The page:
Well Faithful Readers, you really came through. Last Saturday I posted the first weekly Ask the Faithful Readers question and received more feedback than I have for any other single post. Thanks!
I asked you to tell me about questions you hate to hear from your spouse. I supplied "Does this dress make me look chunky?" as an example, so several readers talked about how honesty is usually the best policy in dealing with uncomfortable questions from your significant other. The consensus seems to be that the initial discomfort that might come from telling the truth is a small price to pay for the trust that results.
Other responses fell into several categories:
Sometimes your spouse might ask you a question that makes you boil inside because it sounds like they are criticizing something you have done, or perhaps that you are about to do. Examples submitted by readers include:
"Is that what you're going to wear?"
"How much is it going to cost?"
"How much did you spend?"
"Were you at Barnes & Noble again?" (which is really about the spending)
"Are you sure you want another drink?"
To me, these questions relate to the level of trust between spouses, as well as a need for a certain amount of autonomy. Let's say you are watching your pennies in your household and your spouse says, "I need to buy X." There might be an immediate temptation to say " How much is it going to cost?" or "Be careful, we're running a little close to the budget this week." Now if your spouse has been truly doing a lousy job of keeping to the budget the two of you agreed upon, then maybe it is reasonable to raise the subject and try to get back onto the same page. Saying something like that every time the subject of spending comes up, however, is likely to be counterproductive.
Your spouse knows you have a budget. They understand as well as you do when things are tight. By reminding them every time, you imply that they don't get it, or that they are probably irresponsible and need you to provide oversight for their activities. That's kind of insulting, don't you think? Are you really telling them anything they don't already know? Probably not.
Something We Feel Guilty About
The question about "How much did you spend?" can make us uncomfortable in more than one way, because maybe we already know we spent too much and we don't want to be reminded of it. Another guilt-inducer is: "Have you been working on your thesis?"
Things We Don't Want to Do
Any relationship is a give and take. I help you and you do nice things for me. There are times, however, when our spouse asks us to do something and we just cringe inside. This is really not something we want to do right now. Here are your examples:
"Would you rub / scratch my back?" (which can be especially loathsome when you are tired and only want to sleep)
"Will you come into the office and help out with my business?"
At their core, these boil down to topics about which we need to negotiate with our spouse. Sometimes the negotiation consists of "I'm too tired." (*roll over*) Other times, for example in the case of helping at the office, the discussion might be more protracted.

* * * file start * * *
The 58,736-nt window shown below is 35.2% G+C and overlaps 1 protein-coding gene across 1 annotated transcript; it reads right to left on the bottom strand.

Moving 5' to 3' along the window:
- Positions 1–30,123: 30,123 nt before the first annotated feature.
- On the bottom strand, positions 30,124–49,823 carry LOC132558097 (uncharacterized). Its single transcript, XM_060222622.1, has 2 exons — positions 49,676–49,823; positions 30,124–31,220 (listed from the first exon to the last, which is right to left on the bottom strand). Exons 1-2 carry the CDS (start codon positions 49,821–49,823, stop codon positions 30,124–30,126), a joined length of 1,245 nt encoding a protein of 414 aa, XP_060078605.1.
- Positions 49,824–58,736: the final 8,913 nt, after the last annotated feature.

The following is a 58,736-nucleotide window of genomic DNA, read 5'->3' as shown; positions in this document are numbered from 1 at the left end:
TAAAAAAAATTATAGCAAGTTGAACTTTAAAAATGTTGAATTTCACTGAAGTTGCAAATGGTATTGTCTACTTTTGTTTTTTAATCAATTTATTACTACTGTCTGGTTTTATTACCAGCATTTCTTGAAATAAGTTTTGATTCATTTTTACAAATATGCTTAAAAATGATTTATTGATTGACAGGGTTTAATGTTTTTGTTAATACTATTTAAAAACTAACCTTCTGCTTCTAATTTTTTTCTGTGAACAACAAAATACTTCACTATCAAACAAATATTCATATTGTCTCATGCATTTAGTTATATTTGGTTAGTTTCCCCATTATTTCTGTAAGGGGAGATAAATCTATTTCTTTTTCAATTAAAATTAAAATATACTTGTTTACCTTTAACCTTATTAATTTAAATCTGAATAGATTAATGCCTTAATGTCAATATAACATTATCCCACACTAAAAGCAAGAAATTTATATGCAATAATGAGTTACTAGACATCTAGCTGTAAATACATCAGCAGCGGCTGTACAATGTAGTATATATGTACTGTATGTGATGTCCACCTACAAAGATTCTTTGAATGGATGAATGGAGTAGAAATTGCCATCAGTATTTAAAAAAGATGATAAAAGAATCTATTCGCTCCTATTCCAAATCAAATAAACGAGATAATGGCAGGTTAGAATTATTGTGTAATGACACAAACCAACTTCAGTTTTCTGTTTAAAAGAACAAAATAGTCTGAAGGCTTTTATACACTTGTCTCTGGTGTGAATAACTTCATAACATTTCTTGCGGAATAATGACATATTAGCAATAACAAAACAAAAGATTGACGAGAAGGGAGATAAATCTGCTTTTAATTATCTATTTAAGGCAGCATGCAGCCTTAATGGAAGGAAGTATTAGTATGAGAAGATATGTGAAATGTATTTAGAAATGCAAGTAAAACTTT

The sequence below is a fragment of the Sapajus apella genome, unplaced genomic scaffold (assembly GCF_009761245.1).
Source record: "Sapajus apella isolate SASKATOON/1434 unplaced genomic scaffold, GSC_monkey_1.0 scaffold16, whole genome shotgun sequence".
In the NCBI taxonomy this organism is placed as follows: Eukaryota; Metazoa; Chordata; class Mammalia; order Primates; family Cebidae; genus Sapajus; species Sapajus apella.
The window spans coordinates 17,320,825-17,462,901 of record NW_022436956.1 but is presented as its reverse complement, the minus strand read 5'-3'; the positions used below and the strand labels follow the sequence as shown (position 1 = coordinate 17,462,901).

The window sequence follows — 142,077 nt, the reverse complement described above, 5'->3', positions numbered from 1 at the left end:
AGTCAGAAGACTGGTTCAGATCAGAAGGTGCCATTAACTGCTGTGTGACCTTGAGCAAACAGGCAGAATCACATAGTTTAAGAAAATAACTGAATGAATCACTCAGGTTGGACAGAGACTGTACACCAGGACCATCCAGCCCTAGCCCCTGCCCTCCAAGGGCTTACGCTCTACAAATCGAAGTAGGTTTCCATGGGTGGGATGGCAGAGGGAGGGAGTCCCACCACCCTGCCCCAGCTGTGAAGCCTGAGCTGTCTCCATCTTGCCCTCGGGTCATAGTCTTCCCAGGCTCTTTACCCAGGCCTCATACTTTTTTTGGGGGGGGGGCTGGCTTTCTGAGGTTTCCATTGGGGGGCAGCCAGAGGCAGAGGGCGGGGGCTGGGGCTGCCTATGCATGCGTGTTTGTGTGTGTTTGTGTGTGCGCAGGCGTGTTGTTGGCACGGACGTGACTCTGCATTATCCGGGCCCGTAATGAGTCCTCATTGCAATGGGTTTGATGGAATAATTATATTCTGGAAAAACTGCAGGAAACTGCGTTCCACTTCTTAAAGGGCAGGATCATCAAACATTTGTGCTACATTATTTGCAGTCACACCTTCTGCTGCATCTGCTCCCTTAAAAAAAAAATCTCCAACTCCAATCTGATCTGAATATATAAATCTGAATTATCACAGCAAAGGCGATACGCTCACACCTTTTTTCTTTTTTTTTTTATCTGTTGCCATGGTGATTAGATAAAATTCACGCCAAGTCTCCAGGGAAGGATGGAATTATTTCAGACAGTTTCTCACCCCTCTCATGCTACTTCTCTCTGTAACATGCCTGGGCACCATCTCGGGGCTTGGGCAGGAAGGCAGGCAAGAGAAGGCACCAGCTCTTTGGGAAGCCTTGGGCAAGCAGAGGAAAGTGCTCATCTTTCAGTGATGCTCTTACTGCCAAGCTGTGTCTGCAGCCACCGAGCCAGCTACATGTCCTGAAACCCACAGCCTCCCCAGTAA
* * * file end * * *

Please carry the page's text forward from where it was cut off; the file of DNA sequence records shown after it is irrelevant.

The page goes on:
Raising an Uncomfortable Subject
The question I supplied (about dress designers who put seams in entirely the wrong places) brings up a topic that might be uncomfortable to some -- her chunkiness or lack thereof. This may be something you would simply prefer not to have to discuss. Similar examples from readers include:
"Is my bald spot noticeable?"
"Were you about to say something?" (...when you were about to say something, but then decided you didn't want to raise that uncomfortable subject)
In Dismaying Story #5: Hot & Cold Buttons, I discussed being careful how you approach subjects about which your partner is sensitive. These questions raise a similar issue, when you force your partner to offer opinions about your hot button topics.
Questions We Cannot Answer
You know the feeling, when your spouse asks you a question and you feel like saying, "How should I know?"
You told me about these ones:
"How much is it going to cost?"
"What do you want for supper?" (when supper is a long way off and the furthest thing from your mind)
"Where do you want to go to eat?" (when you are tired and hungry and utterly incapable of making one more decision)
"Where is my watch?"
And Finally, The Winning Category: Pure Frustration
I could almost sense you gritting your teeth as you typed a few of your submissions. These are questions where your spouse is being insensitive, maybe a little vain, or maybe is just plain wrong. Examples include any question asked while you are on the phone (and can't answer without being rude to the person on the other end) and "You really enjoyed that didn't you honey?" (after sex)
A big "Congratulations!" for submitting my personal favorite goes out to Dreaming Again who maintains a blog called Pearls And Dreams (among others). She experiences pure frustration when her husband asks:
Why didn't you tell me?
No, you didn't
Yes, I did!
No, you didn't. I pay attention, I know what I've been told and what I haven't been told. I'm sick and tired of everyone saying they've told me something they haven't told me.
(me thinking ...everyone ...so it's not JUST me ...hmmmm...so I'm not the central problem here?)
I did tell you ... we were in the car on the way to church, and I told you XYZ.
Well, you shouldn't have told me then. I wasn't thinking about what we would be doing this week. I never pay attention to what's coming during the week on Sundays! You should tell me at a time I'm going to be paying attention to you!
eyeeyeyeyeyeeyeyeyeyeyeyeyeey *smacks head*
Now what could I possibly add to that? Thanks again, everyone, for all your contributions.